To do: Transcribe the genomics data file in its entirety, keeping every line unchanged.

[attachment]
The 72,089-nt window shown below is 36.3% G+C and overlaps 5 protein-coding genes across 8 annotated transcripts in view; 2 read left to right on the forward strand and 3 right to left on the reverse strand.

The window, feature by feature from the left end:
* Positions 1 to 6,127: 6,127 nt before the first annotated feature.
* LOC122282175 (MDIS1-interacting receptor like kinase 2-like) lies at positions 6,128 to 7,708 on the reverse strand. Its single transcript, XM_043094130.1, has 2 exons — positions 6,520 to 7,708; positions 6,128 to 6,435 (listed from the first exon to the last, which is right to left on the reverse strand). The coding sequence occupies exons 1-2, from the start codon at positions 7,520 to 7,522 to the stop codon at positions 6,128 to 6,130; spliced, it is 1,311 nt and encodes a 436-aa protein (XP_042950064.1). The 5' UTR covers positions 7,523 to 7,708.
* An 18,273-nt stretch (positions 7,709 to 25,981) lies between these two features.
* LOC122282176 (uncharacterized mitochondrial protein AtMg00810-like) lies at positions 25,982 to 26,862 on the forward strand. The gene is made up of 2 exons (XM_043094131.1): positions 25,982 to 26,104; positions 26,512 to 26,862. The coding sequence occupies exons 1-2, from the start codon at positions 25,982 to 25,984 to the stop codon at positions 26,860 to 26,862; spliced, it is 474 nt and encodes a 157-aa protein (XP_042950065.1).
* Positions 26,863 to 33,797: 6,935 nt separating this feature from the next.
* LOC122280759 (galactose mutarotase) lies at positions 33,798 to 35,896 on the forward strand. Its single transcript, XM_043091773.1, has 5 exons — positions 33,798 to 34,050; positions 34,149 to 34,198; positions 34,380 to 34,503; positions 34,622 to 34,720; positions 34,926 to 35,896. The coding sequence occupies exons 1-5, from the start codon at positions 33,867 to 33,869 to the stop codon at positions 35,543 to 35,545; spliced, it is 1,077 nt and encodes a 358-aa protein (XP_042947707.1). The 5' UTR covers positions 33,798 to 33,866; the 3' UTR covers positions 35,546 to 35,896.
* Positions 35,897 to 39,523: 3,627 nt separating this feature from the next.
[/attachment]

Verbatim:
The 72,089-nt window shown below is 36.3% G+C and overlaps 5 protein-coding genes across 8 annotated transcripts in view; 2 read left to right on the forward strand and 3 right to left on the reverse strand.

The window, feature by feature from the left end:
* Positions 1 to 6,127: 6,127 nt before the first annotated feature.
* LOC122282175 (MDIS1-interacting receptor like kinase 2-like) lies at positions 6,128 to 7,708 on the reverse strand. Its single transcript, XM_043094130.1, has 2 exons — positions 6,520 to 7,708; positions 6,128 to 6,435 (listed from the first exon to the last, which is right to left on the reverse strand). The coding sequence occupies exons 1-2, from the start codon at positions 7,520 to 7,522 to the stop codon at positions 6,128 to 6,130; spliced, it is 1,311 nt and encodes a 436-aa protein (XP_042950064.1). The 5' UTR covers positions 7,523 to 7,708.
* An 18,273-nt stretch (positions 7,709 to 25,981) lies between these two features.
* LOC122282176 (uncharacterized mitochondrial protein AtMg00810-like) lies at positions 25,982 to 26,862 on the forward strand. The gene is made up of 2 exons (XM_043094131.1): positions 25,982 to 26,104; positions 26,512 to 26,862. The coding sequence occupies exons 1-2, from the start codon at positions 25,982 to 25,984 to the stop codon at positions 26,860 to 26,862; spliced, it is 474 nt and encodes a 157-aa protein (XP_042950065.1).
* Positions 26,863 to 33,797: 6,935 nt separating this feature from the next.
* LOC122280759 (galactose mutarotase) lies at positions 33,798 to 35,896 on the forward strand. Its single transcript, XM_043091773.1, has 5 exons — positions 33,798 to 34,050; positions 34,149 to 34,198; positions 34,380 to 34,503; positions 34,622 to 34,720; positions 34,926 to 35,896. The coding sequence occupies exons 1-5, from the start codon at positions 33,867 to 33,869 to the stop codon at positions 35,543 to 35,545; spliced, it is 1,077 nt and encodes a 358-aa protein (XP_042947707.1). The 5' UTR covers positions 33,798 to 33,866; the 3' UTR covers positions 35,546 to 35,896.
* Positions 35,897 to 39,523: 3,627 nt separating this feature from the next.